Dorico file sharing site

Coming back to this issue - if I release my Dorico project file with a CC BY-SA license, anyone would have to credit me as the creator. Sure, they wouldn’t have to share any revenue they collect. But they would also have to adhere to the same license, so anyone could use thier work, and put it on thier site as well.

I guess I have a bit of a lax attitude about this. I figure if people see my name on the file and want more, they will contact me directly. So it works a bit like advertising.

(I’ve had copyrighted material lifted and claimed as someone else’s - very little remedy for me other than going to court and who can afford that? Complain to the website owner and ask them to take it down - but it usually shows up at another site. And don’t get me started on Spotify)

Just a quick update to say this is still in process. Building the website and database has been a bit more complicated than I thought. Hopefully starting to solicit scores this week or next.


This brings up another question: Say I supply a Dorico file, free to use in anyway the end user sees fit. But I have used Notation Central’s templates. Can I still offer the file?

Yes, the templates aren’t under any sort of copyright. If I’m mistaken, Philip R can set me straight!

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I suspect the templates themselves are to be considered copyrighted, but I doubt that the combinations of settings that lead to the templates could be. Someone else could, in theory, come up with very similar engraving settings. So you couldn’t share the templates themselves, but a file generated with a template wouldn’t be the template itself, but rather something else derived from it. The tacit assumption of offering a template is that files will be derived from it. The library manager does complicate things, however, so perhaps it would be wise to tweak a few things away from template defaults, so that even if someone were to look at your file, they would not be getting everything that could otherwise be derived from the template?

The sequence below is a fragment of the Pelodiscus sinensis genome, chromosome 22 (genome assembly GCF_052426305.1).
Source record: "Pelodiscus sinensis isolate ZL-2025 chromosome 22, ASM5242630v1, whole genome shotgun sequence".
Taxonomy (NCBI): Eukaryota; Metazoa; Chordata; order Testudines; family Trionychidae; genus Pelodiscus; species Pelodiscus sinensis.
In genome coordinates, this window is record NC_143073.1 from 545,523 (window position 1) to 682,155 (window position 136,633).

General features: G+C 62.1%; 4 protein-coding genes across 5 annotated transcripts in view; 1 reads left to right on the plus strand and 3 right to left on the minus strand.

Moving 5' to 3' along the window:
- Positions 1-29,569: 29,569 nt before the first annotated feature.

Here’s the official line (from the first page of the documentation):

I should probably have picked up on the language about “house styles, and manuscript papers” but I was wrangling with last-minute 4.1 changes at the point at which the documentation was being finalised.


Is there is a side effect of posting a score on a site for public to modify/use that would make it “published”? - That might become a problem if you intend to work with a publisher that desires non-published exclusive deal of some kind. Just a thought to have a care, licenses aside.

I’m somewhat more familiar with it on the audio side where there are horror stories being passed around.

And this confirms my latest thinking on Creative Commons licenses. Yes, I am not allowed to sell thier templates outright - but I can incorporate them into my work, essentially making them freely available for anyone to use. By sharing my work, I am also giving access to theirs.